The landmark document that underpins our work
The process of developing a body of international law, conventions and guidelines to protect refugees began in the early 20th century under the League of Nations, the predecessor of the United Nations. It culminated on 28 July 1951, when a special UN conference approved the Convention relating to the Status of Refugees.
The 1951 Refugee Convention is the key legal document of today’s international refugee protection. The Convention defines who is a refugee and the kind of legal protection, other assistance and social rights refugees should receive from the states that have signed up to it. A key provision of the Convention makes clear that refugees should not be returned to a country where they fear persecution. The Convention also defines refugees’ obligations towards their host government and spells out that certain categories of people such as war criminals, shall not qualify for refugee status.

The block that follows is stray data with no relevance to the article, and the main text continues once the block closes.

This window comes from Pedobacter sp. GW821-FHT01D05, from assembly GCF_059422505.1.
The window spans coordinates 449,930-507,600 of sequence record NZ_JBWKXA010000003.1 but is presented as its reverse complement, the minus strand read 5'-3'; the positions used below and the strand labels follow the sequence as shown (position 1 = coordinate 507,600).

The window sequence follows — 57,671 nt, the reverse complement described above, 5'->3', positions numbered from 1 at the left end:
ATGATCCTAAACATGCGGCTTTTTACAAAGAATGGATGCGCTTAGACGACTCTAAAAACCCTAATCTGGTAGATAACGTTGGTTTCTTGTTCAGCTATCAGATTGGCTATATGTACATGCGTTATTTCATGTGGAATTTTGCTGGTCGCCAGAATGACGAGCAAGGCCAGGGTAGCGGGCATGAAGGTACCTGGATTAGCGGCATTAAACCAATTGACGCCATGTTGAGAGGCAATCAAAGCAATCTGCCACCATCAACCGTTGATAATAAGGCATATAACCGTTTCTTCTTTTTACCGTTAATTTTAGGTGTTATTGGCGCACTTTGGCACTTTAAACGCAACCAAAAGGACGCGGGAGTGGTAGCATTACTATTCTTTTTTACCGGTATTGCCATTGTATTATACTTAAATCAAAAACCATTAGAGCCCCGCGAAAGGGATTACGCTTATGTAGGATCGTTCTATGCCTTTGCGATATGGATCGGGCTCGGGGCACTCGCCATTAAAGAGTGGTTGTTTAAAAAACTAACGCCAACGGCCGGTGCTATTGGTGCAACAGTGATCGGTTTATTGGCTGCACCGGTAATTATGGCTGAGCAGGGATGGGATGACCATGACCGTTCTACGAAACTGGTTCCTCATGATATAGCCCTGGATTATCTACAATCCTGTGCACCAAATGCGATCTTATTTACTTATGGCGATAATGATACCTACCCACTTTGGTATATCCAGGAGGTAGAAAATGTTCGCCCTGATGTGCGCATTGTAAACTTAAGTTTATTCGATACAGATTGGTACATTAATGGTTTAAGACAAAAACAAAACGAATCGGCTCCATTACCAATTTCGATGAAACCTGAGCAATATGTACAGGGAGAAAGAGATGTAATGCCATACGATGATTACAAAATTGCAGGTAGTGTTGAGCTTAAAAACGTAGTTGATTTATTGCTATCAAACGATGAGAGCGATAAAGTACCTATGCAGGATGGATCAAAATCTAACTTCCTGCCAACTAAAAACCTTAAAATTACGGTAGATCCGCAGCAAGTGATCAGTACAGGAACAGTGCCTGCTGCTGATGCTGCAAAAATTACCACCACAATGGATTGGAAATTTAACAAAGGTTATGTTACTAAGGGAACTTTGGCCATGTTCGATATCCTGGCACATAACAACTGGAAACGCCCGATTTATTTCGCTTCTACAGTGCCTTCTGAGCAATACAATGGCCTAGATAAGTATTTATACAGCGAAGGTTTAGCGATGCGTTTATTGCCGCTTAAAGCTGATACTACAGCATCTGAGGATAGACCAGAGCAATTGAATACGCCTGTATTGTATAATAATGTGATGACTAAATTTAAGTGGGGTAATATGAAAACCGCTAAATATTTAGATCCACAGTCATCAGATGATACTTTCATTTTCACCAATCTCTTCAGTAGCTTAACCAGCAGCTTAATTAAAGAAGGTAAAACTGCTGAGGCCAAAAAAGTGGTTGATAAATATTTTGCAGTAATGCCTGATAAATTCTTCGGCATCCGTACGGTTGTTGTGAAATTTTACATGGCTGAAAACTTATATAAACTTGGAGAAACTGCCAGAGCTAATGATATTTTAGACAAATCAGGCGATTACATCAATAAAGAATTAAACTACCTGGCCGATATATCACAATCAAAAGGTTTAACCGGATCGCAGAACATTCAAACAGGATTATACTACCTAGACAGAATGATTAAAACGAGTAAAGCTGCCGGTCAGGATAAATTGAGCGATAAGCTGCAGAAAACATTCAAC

The 1951 Refugee Convention recognized the international scope of refugee crises and the need for international cooperation and responsibility sharing among states.
Initially, the 1951 Convention was more or less limited to protecting European refugees in the aftermath of World War II. The 1967 Protocol expanded its scope and removed its geographical and temporal restrictions, turning the Convention into a truly universal instrument, as the problem of displacement has spread around the world.
The 1951 Convention is not designed to tackle the root causes of people’s flight: human rights violations, political or armed conflict in their home country. It was conceptualized to alleviate the consequences of these problems by offering victims a degree of international legal protection and other assistance and eventually help them begin a new life.
Together with its 1967 Protocol, the 1951 Convention has also inspired important regional refugee protection instruments such as the Organization of African Unity Refugee Convention of 1969 and the 1984 Cartagena Declaration on refugees in Latin America.